The pockets on the Naya pants are awesome. I continue to use the thigh pockets for a handkerchief and lip balm. While geocaching, my GPS did live in a thigh pocket as well, and I had a pen in there too. They hold a surprising amount of stuff. I still don’t use the slash pockets much, and the rear pocket I’ve only used for a few cards.
My opinion on the fit of the Naya pants hasn’t changed since the Field Report. They are comfortable and loose enough for winter use. The legs are long on me, but with pants on the length isn’t too bad. The legs stay down over the tops of my hiking boots even when I’m in moderately deep snow and not wearing gaiters. I still think the waist is a little higher than I really like; the waistband does dig into my waist a bit when I bend. I sometimes wear the pants a bit lower on my hips, but then the crotch is too long. It’s just not quite the right fit for me.
I have washed the Naya pants another five times in my regular dark wash and hung them to dry. They still look as good as new. I haven’t noticed any deterioration of the performance of the pants (wind/water resistance) from washing.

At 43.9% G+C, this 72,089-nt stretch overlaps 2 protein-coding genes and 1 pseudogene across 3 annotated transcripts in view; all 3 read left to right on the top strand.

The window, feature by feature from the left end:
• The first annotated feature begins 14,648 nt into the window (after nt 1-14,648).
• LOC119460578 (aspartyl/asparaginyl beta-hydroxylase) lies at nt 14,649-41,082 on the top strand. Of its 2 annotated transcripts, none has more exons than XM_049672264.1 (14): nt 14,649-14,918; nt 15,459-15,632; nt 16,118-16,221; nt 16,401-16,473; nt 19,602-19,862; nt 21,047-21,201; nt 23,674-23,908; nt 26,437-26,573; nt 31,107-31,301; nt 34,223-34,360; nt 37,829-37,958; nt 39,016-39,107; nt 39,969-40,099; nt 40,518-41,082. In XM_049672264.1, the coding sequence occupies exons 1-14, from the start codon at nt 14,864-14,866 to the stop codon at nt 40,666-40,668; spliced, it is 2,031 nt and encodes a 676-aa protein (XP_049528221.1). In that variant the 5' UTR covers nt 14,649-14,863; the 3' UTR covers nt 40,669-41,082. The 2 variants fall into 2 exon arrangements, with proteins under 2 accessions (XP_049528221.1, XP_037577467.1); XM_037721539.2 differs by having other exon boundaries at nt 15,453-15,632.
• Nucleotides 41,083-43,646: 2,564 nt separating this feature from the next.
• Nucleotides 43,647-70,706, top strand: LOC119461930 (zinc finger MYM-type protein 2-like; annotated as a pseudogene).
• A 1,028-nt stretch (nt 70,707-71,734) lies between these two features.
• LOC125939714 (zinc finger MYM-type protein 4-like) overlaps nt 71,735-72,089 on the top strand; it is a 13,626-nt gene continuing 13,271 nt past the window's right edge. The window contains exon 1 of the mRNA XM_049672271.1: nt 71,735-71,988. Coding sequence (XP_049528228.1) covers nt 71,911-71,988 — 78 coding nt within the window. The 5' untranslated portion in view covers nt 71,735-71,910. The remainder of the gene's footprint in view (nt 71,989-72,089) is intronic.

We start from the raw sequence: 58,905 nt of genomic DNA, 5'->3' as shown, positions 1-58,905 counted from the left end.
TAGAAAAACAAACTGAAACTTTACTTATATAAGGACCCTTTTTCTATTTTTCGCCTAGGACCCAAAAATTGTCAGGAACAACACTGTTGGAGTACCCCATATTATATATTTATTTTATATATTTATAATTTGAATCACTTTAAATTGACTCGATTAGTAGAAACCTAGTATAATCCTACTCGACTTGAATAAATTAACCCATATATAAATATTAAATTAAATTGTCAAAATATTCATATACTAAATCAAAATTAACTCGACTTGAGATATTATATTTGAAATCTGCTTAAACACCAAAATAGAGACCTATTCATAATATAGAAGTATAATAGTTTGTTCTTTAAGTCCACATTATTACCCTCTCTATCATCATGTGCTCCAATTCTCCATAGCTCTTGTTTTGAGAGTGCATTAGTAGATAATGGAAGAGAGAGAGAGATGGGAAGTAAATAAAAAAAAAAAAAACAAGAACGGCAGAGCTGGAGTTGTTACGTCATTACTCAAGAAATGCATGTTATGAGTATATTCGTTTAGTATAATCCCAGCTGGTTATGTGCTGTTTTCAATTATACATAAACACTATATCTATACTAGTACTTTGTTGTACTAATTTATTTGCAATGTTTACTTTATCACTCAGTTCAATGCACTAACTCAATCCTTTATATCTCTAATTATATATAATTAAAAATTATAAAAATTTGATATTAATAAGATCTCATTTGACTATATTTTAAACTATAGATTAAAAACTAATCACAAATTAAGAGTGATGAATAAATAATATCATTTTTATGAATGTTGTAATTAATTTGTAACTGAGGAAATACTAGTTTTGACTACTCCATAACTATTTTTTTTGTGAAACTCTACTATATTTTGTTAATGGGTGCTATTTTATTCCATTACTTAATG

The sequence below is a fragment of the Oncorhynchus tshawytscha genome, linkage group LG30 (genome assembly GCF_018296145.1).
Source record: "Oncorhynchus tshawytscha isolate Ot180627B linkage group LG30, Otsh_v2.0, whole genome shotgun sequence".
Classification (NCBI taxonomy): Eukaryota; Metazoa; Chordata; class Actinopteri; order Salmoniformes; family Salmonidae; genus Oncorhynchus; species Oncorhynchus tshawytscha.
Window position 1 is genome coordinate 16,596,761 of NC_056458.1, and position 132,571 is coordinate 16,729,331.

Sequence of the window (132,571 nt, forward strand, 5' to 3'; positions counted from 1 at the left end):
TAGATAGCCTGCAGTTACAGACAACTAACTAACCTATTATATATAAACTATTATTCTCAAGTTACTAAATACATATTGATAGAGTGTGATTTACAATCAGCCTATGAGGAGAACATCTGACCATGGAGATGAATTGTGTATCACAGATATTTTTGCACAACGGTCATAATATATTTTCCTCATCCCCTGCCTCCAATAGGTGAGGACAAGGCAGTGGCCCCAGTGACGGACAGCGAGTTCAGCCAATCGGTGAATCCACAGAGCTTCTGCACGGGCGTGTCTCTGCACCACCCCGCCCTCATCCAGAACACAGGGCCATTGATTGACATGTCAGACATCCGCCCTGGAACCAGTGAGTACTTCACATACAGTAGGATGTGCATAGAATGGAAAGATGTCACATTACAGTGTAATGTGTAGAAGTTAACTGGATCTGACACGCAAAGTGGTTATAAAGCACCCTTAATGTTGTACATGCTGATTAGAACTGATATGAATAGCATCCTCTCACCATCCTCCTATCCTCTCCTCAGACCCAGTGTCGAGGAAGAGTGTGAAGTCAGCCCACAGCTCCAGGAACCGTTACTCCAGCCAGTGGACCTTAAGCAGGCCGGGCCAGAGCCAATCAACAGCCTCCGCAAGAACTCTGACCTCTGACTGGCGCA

SummaryThe Sherpa Adventure Gear Naya pants are a great, functional hiking pant. The number and functionality of the pockets is great and they do well with wind, water, and snow resistance. Unfortunately the fit isn’t great on me, but I will continue to use them for hiking into spring and especially in the winter.
Lots of pockets
Thanks to Sherpa Adventure Gear and BackpackGearTest.org for the chance to test these pants!
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Reviews > Clothing > Pants and Shorts > Sherpa Adventure Saba-Tek or Naya pants > Test Report by Andrea Murland